Annibale Colombo, Salone del Mobile.Milano 2022
Annibale Colombo, Salone del Mobile.Milano 2022

For a signature like Annibale Colombo, the relationship with the value of making things by hand and the love for wood are much more than a characteristic choice – it is part of the company’s DNA. The firm’s roots date back to the early 1800s: it was in the year 1812 that Filippo Colombo opened his workshop, making refined furnishings for the aristocracy of the day.

“It was an artisanal situation, and at the time Brianza was a purely rural zone. Nevertheless, it was close to Monza, with its royal residence, and to Milan, which contained many important estates. There was a need for on-site capable craftsmen and workshops to carry out maintenance and replace worn parts if necessary. And to repair chairs for example, which are the furniture items that endure the hardest wear,” says Luciano Colombo, managing director of the company.

This was the start of a history linked to classic décor. Around the Nineties, an unprecedented idea arose: to apply a modular concept to period furnishings. It was a step into the modern world: the idea initially met with perplexity, but soon became a success that continues to evolve today. With simplified, cleaner forms, in line with the evolution of tastes; developed in-house or refined with external designers (Carlo Bimbi, Giuseppe Manzoni, Giovanna Azzarello, Stefano Boeri – the list is long). But the value of things made by hand remains a very important factor.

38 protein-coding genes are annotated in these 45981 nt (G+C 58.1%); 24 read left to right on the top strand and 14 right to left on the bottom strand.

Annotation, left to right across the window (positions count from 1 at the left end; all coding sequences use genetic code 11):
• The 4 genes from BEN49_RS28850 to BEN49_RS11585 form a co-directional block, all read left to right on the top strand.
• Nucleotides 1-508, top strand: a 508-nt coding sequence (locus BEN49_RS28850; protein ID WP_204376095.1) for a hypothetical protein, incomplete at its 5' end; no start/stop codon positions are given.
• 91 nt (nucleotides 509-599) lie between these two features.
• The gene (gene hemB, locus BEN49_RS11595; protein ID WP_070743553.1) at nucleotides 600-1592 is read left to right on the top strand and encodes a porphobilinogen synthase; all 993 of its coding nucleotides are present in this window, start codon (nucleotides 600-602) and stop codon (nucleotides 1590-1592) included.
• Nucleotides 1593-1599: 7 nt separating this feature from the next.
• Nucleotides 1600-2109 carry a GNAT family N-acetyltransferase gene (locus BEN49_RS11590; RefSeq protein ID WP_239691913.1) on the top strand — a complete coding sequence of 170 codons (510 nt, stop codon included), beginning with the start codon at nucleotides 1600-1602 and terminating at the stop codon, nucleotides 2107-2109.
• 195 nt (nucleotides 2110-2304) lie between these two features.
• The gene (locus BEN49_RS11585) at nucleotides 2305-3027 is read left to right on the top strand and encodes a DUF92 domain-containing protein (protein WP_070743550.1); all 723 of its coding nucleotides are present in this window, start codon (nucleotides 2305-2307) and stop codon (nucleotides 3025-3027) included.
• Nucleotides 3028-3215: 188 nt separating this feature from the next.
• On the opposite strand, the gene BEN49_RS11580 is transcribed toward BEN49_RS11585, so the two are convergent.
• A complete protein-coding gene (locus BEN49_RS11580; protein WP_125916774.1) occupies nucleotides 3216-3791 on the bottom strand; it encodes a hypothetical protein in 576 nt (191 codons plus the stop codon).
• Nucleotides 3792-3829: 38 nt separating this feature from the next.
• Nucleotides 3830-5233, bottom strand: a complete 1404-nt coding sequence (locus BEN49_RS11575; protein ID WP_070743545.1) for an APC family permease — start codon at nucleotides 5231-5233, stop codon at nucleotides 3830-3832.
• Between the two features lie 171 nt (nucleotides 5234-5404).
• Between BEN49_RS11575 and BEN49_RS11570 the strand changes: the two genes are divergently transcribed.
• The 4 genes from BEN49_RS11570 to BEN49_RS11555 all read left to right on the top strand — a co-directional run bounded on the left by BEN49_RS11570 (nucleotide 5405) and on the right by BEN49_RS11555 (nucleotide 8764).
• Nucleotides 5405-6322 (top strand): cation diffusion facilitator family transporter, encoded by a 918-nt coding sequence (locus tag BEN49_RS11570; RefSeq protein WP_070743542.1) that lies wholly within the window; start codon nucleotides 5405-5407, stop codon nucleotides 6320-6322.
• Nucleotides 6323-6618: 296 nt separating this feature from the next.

“We have numerically controlled machine tools and a full process of industrialization,” Colombo continues, “but the contribution of handiwork still accounts for about 60% of the operation.” The reasons can be found in several substantial choices: for example, that of not using chipboard, but only solid wood or – in the case of paneling – plywood. “A machine cannot feel the grain of the wood: this is why, especially in the phase of finishing of the details – sanding, polishing – human intervention is indispensable.”

Another factor of added value offered by a production system of this type to clients is the possibility of having a product truly made to measure, to meet any needs. “It is rather like the difference between buying a ready-to-wear dress and having a garment made by a tailor, with the option of deciding on many particulars, from the fabric to the shape of the pocket or the buttonholes” Colombo concludes. “The true luxury is not so much the appearance, as the total matching of an object to the desires and wishes of our customers.”